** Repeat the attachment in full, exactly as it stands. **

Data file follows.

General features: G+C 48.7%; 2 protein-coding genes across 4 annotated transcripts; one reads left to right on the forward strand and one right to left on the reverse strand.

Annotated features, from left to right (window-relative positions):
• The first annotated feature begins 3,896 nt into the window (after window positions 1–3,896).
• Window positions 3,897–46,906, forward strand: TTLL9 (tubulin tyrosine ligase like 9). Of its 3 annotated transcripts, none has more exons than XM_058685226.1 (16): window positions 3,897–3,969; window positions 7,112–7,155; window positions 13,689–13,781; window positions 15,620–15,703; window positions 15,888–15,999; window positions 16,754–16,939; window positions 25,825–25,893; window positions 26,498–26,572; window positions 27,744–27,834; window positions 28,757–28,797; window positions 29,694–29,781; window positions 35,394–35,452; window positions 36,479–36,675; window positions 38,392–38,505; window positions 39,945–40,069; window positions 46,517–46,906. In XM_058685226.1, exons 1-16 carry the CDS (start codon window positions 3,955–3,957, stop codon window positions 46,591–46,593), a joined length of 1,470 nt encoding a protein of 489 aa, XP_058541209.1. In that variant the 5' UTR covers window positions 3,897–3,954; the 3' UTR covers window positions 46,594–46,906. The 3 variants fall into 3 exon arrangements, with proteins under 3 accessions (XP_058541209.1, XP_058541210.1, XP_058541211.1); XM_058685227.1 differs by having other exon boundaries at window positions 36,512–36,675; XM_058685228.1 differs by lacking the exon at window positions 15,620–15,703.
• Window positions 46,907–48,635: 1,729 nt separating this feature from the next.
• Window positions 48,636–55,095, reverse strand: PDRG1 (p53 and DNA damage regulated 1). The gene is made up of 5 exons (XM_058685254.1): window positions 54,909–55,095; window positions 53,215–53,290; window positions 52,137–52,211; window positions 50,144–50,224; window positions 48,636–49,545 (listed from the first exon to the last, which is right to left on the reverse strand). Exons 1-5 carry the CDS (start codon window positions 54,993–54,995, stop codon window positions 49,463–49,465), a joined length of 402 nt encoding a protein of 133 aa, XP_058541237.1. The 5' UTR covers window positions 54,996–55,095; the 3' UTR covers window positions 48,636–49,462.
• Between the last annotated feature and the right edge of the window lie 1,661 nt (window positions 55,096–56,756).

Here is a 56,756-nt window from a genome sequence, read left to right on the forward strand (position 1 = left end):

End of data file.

General features: G+C 48.7%; 2 protein-coding genes across 4 annotated transcripts; one reads left to right on the forward strand and one right to left on the reverse strand.

Annotated features, from left to right (window-relative positions):
• The first annotated feature begins 3,896 nt into the window (after window positions 1–3,896).
• Window positions 3,897–46,906, forward strand: TTLL9 (tubulin tyrosine ligase like 9). Of its 3 annotated transcripts, none has more exons than XM_058685226.1 (16): window positions 3,897–3,969; window positions 7,112–7,155; window positions 13,689–13,781; window positions 15,620–15,703; window positions 15,888–15,999; window positions 16,754–16,939; window positions 25,825–25,893; window positions 26,498–26,572; window positions 27,744–27,834; window positions 28,757–28,797; window positions 29,694–29,781; window positions 35,394–35,452; window positions 36,479–36,675; window positions 38,392–38,505; window positions 39,945–40,069; window positions 46,517–46,906. In XM_058685226.1, exons 1-16 carry the CDS (start codon window positions 3,955–3,957, stop codon window positions 46,591–46,593), a joined length of 1,470 nt encoding a protein of 489 aa, XP_058541209.1. In that variant the 5' UTR covers window positions 3,897–3,954; the 3' UTR covers window positions 46,594–46,906. The 3 variants fall into 3 exon arrangements, with proteins under 3 accessions (XP_058541209.1, XP_058541210.1, XP_058541211.1); XM_058685227.1 differs by having other exon boundaries at window positions 36,512–36,675; XM_058685228.1 differs by lacking the exon at window positions 15,620–15,703.
• Window positions 46,907–48,635: 1,729 nt separating this feature from the next.
• Window positions 48,636–55,095, reverse strand: PDRG1 (p53 and DNA damage regulated 1). The gene is made up of 5 exons (XM_058685254.1): window positions 54,909–55,095; window positions 53,215–53,290; window positions 52,137–52,211; window positions 50,144–50,224; window positions 48,636–49,545 (listed from the first exon to the last, which is right to left on the reverse strand). Exons 1-5 carry the CDS (start codon window positions 54,993–54,995, stop codon window positions 49,463–49,465), a joined length of 402 nt encoding a protein of 133 aa, XP_058541237.1. The 5' UTR covers window positions 54,996–55,095; the 3' UTR covers window positions 48,636–49,462.
• Between the last annotated feature and the right edge of the window lie 1,661 nt (window positions 55,096–56,756).

Here is a 56,756-nt window from a genome sequence, read left to right on the forward strand (position 1 = left end):